WINNSBORO — The Herald Independent is publishing its last edition today (Feb. 25), bringing 33 years of service to Fairfield County under the same masthead to a close.
Declining revenues led to the closure, according to parent company Civitas Media LLC.
Patricia M. Edwards, publisher of The Herald Independent, said closing the paper was a difficult decision to make, especially after measures were put into place to make the publication more viable.
“The Herald Independent, since I have been with the company, has always strived to cover the Fairfield County community in a way that readers liked and wanted. We listened to readers’ suggestions, revamped our news coverage and began the new year with an optimistic approach,” Edwards said. “We cut our advertising rates, reduced the cost to subscribe and even moved the publication day at the end of 2015 in an effort to pump some life back to the paper but it was too late, I’m afraid.”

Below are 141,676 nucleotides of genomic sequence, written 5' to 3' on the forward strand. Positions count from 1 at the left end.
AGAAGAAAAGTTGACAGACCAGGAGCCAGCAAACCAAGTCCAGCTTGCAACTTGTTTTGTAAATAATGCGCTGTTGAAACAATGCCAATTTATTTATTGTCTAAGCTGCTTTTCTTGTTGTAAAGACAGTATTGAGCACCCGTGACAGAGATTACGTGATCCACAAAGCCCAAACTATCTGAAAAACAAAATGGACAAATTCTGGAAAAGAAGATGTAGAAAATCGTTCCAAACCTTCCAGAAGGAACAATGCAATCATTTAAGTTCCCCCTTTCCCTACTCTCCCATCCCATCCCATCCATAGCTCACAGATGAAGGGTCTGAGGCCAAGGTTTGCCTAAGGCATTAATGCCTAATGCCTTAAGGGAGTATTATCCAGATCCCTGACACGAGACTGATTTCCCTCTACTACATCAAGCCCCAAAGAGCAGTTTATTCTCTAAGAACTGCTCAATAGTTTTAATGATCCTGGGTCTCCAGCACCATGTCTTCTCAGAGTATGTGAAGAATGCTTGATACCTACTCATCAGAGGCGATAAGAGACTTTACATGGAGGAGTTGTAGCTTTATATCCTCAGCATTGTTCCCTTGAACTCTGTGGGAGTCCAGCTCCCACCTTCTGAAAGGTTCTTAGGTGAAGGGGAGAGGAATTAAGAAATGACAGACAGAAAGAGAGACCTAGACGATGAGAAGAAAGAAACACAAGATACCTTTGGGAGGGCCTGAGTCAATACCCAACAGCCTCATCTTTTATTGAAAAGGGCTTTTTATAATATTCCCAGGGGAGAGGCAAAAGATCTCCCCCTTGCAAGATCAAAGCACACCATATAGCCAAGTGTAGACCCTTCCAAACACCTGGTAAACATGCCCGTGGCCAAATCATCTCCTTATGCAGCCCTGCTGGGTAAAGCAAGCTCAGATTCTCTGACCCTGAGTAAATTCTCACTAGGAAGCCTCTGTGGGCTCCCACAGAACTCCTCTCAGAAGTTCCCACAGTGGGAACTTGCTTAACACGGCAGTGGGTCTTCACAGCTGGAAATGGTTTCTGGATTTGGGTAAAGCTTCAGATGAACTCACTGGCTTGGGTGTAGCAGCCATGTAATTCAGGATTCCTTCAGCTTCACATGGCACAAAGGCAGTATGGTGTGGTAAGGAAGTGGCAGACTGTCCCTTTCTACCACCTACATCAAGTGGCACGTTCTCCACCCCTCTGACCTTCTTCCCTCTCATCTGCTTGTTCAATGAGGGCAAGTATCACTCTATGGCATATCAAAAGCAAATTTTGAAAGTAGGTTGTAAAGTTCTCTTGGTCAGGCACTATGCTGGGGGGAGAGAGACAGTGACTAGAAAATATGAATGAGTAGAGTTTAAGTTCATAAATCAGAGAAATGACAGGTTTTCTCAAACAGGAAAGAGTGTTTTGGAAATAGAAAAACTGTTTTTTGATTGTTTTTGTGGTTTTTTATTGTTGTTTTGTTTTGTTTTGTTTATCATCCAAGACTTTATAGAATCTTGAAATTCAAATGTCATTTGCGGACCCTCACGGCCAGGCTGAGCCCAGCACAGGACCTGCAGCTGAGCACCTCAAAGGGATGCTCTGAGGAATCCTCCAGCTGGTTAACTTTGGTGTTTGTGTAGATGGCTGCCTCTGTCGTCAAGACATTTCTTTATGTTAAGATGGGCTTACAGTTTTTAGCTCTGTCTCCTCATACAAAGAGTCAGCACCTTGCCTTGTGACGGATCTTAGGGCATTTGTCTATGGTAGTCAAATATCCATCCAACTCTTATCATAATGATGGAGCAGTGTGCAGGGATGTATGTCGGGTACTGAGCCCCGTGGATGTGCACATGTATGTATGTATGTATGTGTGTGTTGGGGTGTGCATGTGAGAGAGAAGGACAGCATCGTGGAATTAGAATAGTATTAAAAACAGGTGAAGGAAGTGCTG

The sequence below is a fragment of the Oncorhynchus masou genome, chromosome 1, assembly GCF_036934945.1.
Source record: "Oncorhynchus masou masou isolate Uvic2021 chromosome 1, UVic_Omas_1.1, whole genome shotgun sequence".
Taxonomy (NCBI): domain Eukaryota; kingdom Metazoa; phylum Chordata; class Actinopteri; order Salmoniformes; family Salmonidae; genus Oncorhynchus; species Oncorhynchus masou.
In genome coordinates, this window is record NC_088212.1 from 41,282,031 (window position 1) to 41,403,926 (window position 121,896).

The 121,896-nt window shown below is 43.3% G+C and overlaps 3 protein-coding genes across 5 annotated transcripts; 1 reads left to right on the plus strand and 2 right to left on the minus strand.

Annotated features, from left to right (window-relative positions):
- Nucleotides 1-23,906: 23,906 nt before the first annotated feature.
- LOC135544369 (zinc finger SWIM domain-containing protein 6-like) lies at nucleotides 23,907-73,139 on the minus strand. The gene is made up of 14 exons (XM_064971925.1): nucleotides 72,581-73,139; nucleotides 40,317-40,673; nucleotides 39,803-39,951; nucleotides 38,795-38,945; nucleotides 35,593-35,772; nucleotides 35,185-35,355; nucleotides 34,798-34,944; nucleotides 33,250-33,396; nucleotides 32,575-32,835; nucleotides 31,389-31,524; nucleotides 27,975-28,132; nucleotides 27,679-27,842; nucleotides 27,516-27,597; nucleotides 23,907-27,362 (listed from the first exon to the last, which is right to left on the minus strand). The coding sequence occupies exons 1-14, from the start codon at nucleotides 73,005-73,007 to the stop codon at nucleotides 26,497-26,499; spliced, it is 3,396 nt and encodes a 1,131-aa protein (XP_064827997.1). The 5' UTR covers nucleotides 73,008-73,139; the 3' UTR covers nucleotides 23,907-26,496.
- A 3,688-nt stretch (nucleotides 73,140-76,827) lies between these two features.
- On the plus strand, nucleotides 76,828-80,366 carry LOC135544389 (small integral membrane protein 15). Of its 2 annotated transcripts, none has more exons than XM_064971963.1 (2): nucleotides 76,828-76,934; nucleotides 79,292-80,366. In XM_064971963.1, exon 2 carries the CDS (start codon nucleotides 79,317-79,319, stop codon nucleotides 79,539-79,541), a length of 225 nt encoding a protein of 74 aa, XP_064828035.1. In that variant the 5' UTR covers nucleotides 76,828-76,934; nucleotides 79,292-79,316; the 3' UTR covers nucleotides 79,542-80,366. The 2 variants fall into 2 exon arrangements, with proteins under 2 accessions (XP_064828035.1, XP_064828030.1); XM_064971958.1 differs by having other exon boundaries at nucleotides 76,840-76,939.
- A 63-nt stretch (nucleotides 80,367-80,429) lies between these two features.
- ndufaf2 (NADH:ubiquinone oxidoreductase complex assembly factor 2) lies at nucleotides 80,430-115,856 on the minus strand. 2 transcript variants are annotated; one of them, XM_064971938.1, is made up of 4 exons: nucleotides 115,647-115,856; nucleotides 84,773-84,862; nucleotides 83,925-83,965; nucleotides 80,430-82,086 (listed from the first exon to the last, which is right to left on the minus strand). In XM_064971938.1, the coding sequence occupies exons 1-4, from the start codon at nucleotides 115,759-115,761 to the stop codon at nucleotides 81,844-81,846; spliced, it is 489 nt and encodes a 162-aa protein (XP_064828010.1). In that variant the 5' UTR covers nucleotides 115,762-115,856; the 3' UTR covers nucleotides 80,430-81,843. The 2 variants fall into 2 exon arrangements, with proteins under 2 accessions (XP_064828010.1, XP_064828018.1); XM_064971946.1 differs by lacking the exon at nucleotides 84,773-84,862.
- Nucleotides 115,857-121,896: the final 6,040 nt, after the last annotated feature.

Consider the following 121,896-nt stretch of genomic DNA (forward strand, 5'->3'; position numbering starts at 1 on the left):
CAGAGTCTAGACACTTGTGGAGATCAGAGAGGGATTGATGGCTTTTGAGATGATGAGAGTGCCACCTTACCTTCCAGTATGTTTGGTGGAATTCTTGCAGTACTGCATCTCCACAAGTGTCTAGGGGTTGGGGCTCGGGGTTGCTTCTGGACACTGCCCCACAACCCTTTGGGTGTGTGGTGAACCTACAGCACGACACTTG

The Herald Independent published its first issue on March 4, 1982, after the News & Herald combined with the Fairfield Independent to become The Herald Independent. The News and Herald’s history dates back to 1876, the year it was formed through the merging of the Fairfield Herald and the Tri-Weekly News.
Edwards said that history is what made The Herald what it was: a newspaper about the county and for the county.
“It’s always sad when you have to close a newspaper, especially one like The Herald, which has been a part of this community for at least 140 years in one form or the other,” she said. “People who are not what we call ‘old-timers’ — people who have been in the business long enough to remember paste up and earlier — can’t comprehend why we do what we do week in and week out. It’s because we love the news business and when you’re in a community like Winnsboro, one that is full of history and unique people, it makes our job not seem like a job at all.”
Edwards said the paper was a mainstay in the community because of its employees over the years, all of whom brought the same dedication to the paper.
“It takes a unique individual to work for a weekly newspaper and I have worked with some of the most professional people while here,” Edwards said. “I will miss them and I will miss being in Fairfield County.”
The newspaper office at 127 North Congress St. will close Feb. 26. Subscribers can request a prorated refund by calling 803-768-3118 or 803-276-0625 during regular business hours.